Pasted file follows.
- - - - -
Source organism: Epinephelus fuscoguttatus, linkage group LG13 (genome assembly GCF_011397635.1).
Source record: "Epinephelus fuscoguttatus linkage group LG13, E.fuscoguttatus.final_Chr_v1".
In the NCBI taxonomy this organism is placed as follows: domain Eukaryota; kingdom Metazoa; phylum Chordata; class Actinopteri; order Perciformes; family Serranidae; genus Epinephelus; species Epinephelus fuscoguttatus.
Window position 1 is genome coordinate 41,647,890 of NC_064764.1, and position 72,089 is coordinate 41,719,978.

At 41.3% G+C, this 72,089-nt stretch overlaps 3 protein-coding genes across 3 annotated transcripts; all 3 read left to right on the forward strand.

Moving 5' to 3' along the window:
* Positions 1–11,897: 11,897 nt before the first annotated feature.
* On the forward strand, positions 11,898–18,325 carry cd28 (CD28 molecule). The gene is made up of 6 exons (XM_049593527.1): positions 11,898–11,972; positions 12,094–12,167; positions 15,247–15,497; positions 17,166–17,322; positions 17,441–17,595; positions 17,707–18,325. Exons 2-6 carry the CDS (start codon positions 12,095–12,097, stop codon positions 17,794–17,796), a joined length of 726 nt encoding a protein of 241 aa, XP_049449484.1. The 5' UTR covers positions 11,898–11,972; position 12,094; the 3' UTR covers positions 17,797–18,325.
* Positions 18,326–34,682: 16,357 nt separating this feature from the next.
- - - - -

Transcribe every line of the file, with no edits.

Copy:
Source organism: Epinephelus fuscoguttatus, linkage group LG13 (genome assembly GCF_011397635.1).
Source record: "Epinephelus fuscoguttatus linkage group LG13, E.fuscoguttatus.final_Chr_v1".
In the NCBI taxonomy this organism is placed as follows: domain Eukaryota; kingdom Metazoa; phylum Chordata; class Actinopteri; order Perciformes; family Serranidae; genus Epinephelus; species Epinephelus fuscoguttatus.
Window position 1 is genome coordinate 41,647,890 of NC_064764.1, and position 72,089 is coordinate 41,719,978.

At 41.3% G+C, this 72,089-nt stretch overlaps 3 protein-coding genes across 3 annotated transcripts; all 3 read left to right on the forward strand.

Moving 5' to 3' along the window:
* Positions 1–11,897: 11,897 nt before the first annotated feature.
* On the forward strand, positions 11,898–18,325 carry cd28 (CD28 molecule). The gene is made up of 6 exons (XM_049593527.1): positions 11,898–11,972; positions 12,094–12,167; positions 15,247–15,497; positions 17,166–17,322; positions 17,441–17,595; positions 17,707–18,325. Exons 2-6 carry the CDS (start codon positions 12,095–12,097, stop codon positions 17,794–17,796), a joined length of 726 nt encoding a protein of 241 aa, XP_049449484.1. The 5' UTR covers positions 11,898–11,972; position 12,094; the 3' UTR covers positions 17,797–18,325.
* Positions 18,326–34,682: 16,357 nt separating this feature from the next.